Kurland On Film TOP TEN: Favorite Comedies

By Scott Kurland

I’ve been waiting a while to do a top ten list. When “Inside Out” was released I almost did a list of top ten animated films, but I knew people would be horrified to see “Watership Down” make the list. I almost did a top ten teen list when “Me and Earl and The Dying Girl Was” released. Yet, once again, nothing came to fruition...until this week. With “Trainwreck” being possibly one of the funniest films of all time, I decided to look back at my top ten favorite comedies.  Remember, these are just my picks. I’m not saying these are hands down the funniest films ever to appear on screen. I had plenty of comedies that didn’t make the cut, like “The Naked Gun”, “Airplane”, and ““Dr. Strangelove, Or How I Stopped Worrying and Learned to Love The Bomb”. With that said, I give you my top ten comedies of all time.

11.  “This Is Spinal Tap” Embassy Pictures, 1984 - Dozens of people spontaneously combust each year. It's just not really widely reported.” I know I said this was a top ten, but I had to crank it to eleven for “This Is Spinal Tap”. Im sure you can understand why. What is so amazing about “This Is Spinal Tap” is people in America actually thought this was a real band. They simply had no idea what a mockumentary was. Rob Reiner, Christopher Guest, and Michael McKean have crafted one of the funniest films about a fake band to ever be depicted on the screen. Nigel Tufnel, David St. Hubbins, and Derek Smalls are not only superb musicians, they are so obliviously funny that you can’t help but laugh at their struggles. Whether it is cold sores, or a miniature version of Stonehenge, these guys are golden Gods.


10. “Some Like It Hot” United Artists,1959- “I’M A MAN”, ‘Well...nobody is perfect’ .This might be Jack Lemon’s greatest film, though I do have a soft spot for “The Great Race”. “Some Like It Hot” was shown to me at a very young age, and I learned two lessons from watching it. First, even if a film is in black & white it can still be incredibly entertaining. Second, never has anyone been more naked on film but was wearing clothes. That’s right, Marilyn Monroe became my first movie crush. Furthermore, she showed me that the ditzy girl is as funny as the guys. Marilyn holds her own with Lemon and Curtis, and I laugh every time she fogs up Tony Curtis’ glasses.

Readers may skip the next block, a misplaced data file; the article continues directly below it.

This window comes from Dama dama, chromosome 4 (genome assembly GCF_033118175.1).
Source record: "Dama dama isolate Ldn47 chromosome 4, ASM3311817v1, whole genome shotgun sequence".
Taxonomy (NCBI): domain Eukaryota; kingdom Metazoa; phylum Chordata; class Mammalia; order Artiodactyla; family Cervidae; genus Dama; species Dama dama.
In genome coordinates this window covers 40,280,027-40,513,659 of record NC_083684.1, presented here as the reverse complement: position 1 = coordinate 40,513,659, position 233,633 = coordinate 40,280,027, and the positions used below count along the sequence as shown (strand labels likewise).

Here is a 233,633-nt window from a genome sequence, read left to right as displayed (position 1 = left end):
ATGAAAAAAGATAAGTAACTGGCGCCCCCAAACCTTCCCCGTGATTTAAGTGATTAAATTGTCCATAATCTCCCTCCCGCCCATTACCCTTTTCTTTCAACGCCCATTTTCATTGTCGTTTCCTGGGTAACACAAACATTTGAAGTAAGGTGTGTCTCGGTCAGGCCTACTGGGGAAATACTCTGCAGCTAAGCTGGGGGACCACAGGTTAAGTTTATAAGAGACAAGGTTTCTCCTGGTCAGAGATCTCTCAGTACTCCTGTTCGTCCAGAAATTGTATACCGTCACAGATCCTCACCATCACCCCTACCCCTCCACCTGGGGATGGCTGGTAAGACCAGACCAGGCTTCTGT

9. “Duck Soup” Paramount Pictures, 1933- Gentlemen, Chicolini he may talk like an idiot, and look like an idiot, but don't let that fool you: he really is an idiot.” This was the first film I ever remember seeing. When I was 4-years-old, my dad showed this film to me as a test. If I couldn’t sit still through “Duck Soup” then I could sit still in a theater. Not only did I sit still, I laughed at all the jokes. Which shocked dear old dad, but my little secret was that I only laughed because he was laughing. Three years later I saw it again, and it was still funny. The Marx brothers know how to deliver jokes and tell stories. To this day, I have no idea how Harpo and Groucho pulled off the mirror scene. Some say it is movie magic, but I believe it is Marx magic. These were men way ahead of their time. They said jokes that were risqué for 1933. “I welcome you with open arms.” “Is That so? How late do you stay open?” “Duck Soup” is not only one of the funniest movies of all time, it is the Marx’ masterpiece.